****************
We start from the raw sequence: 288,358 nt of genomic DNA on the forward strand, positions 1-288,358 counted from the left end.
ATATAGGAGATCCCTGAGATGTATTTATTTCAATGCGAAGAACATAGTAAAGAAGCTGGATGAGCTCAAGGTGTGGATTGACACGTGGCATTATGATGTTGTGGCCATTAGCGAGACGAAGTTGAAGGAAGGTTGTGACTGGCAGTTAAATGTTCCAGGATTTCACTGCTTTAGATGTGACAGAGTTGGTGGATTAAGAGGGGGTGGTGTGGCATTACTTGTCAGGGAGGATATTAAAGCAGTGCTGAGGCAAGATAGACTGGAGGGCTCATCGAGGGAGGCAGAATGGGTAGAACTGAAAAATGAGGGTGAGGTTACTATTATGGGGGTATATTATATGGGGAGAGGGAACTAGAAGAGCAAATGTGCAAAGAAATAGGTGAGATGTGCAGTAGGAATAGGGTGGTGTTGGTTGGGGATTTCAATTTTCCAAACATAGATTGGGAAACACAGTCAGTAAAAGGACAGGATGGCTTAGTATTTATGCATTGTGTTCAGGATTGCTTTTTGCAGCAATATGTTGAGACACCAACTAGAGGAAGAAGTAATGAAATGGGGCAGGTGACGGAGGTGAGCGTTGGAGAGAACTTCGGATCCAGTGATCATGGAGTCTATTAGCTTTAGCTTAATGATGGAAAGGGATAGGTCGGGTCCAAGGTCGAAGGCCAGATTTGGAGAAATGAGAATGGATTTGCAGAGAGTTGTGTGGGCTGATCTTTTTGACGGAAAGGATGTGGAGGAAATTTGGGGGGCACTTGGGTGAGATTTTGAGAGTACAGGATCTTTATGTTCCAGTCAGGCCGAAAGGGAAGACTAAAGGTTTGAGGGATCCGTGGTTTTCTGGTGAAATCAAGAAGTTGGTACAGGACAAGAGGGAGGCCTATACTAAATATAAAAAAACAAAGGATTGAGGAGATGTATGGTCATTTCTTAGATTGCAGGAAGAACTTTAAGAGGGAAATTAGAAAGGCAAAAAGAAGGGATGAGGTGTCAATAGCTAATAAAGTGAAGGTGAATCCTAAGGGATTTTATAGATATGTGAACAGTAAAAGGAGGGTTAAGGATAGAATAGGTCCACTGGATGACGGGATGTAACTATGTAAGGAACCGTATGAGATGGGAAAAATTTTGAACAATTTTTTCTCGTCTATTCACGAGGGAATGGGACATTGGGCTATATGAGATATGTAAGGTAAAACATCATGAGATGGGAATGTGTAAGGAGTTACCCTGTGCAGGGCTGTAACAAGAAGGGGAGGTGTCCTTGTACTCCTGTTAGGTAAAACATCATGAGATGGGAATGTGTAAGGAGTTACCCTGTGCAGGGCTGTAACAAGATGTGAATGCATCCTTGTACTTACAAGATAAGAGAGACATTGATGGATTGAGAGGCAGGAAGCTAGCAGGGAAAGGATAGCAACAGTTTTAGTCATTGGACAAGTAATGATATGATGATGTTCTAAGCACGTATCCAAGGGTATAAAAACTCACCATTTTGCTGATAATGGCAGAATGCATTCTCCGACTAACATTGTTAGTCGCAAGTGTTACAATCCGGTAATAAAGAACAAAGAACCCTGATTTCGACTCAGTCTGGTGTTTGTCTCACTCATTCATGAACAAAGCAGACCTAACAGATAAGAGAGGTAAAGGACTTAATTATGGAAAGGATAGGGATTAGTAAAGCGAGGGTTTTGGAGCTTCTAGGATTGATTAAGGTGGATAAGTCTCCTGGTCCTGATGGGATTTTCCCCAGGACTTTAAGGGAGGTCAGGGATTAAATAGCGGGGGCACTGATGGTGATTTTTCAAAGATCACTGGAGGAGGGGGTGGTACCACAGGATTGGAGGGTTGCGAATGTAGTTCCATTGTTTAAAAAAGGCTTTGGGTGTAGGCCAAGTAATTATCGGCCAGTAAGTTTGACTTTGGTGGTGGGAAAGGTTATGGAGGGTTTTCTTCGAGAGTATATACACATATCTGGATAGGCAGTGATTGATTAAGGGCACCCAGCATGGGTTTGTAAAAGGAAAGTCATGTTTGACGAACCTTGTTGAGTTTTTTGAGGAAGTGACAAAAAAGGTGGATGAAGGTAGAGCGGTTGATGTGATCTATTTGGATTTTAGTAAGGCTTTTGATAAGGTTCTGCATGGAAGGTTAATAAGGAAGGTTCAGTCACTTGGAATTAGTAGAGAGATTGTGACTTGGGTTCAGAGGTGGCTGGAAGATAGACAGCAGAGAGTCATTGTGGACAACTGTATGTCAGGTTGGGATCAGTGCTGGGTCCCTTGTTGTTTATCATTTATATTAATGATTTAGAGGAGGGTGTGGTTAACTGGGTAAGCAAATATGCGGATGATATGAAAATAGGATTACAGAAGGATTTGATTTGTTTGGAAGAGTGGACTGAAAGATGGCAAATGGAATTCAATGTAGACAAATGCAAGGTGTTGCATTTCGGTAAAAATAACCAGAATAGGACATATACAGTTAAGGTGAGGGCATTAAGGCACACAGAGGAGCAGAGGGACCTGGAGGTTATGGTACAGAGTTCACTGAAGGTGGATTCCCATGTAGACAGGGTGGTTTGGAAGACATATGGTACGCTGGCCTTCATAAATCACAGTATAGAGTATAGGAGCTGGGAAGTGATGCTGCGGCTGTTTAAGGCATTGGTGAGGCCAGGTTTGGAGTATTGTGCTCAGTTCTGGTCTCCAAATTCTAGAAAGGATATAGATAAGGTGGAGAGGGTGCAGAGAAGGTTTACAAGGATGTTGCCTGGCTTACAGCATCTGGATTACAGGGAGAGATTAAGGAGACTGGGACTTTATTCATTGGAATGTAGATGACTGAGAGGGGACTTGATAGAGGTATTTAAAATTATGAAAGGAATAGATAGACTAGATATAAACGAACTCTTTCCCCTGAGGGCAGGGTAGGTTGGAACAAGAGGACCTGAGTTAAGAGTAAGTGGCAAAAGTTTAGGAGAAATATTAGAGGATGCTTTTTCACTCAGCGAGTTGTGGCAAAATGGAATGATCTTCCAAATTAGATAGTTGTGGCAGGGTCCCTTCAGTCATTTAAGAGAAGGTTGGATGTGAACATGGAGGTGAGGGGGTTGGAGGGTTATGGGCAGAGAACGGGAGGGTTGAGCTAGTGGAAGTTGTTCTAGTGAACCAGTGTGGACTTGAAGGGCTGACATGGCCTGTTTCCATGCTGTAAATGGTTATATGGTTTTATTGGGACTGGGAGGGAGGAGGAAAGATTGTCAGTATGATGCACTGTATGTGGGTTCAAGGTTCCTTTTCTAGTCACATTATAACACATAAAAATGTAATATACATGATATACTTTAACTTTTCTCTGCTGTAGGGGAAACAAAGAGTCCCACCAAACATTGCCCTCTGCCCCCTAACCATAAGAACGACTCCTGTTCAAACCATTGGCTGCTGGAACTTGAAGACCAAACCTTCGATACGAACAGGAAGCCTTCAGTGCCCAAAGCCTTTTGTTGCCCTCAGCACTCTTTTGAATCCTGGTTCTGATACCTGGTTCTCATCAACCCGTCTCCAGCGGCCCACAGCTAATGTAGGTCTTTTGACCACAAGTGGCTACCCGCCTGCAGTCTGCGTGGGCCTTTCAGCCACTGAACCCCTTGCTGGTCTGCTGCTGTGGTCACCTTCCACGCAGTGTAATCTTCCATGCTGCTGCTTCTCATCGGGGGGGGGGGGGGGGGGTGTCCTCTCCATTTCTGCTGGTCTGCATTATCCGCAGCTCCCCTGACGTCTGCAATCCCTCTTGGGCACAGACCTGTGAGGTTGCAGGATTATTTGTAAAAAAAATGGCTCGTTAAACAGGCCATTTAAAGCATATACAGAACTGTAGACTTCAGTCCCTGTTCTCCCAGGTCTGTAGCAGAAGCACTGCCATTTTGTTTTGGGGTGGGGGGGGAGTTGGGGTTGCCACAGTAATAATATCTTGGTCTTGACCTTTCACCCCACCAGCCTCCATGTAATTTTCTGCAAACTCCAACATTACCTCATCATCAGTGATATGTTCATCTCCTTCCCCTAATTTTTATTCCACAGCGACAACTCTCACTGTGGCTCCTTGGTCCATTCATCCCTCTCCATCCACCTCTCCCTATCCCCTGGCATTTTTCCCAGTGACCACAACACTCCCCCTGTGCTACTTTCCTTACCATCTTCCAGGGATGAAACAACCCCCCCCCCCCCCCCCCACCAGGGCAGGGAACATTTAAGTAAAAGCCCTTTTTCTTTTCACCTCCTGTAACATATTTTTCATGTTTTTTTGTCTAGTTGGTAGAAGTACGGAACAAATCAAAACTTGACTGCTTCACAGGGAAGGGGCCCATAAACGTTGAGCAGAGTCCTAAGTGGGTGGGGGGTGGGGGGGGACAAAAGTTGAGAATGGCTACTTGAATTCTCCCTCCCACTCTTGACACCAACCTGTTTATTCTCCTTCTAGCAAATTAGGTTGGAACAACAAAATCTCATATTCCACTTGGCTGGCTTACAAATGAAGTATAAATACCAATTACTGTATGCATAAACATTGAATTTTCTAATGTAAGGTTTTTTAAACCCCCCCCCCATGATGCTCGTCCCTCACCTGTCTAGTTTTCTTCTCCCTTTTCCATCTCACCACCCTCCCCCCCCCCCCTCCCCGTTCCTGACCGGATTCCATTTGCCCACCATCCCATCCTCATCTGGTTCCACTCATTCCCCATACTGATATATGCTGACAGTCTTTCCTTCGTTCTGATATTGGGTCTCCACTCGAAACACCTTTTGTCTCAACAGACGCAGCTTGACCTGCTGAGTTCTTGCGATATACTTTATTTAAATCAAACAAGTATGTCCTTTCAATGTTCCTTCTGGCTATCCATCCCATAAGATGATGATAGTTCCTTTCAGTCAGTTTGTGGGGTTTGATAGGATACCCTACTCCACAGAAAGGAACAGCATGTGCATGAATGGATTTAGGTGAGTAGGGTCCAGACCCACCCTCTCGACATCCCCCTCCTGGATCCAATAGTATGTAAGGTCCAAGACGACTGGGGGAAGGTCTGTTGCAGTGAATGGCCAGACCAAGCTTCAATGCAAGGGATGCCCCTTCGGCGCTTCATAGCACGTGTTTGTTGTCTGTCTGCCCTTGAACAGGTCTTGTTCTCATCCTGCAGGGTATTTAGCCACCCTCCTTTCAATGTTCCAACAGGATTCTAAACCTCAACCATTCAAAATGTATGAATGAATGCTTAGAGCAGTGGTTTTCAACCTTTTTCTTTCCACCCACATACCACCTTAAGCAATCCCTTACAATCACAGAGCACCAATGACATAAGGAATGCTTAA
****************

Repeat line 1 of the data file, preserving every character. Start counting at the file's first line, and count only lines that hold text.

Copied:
We start from the raw sequence: 288,358 nt of genomic DNA on the forward strand, positions 1-288,358 counted from the left end.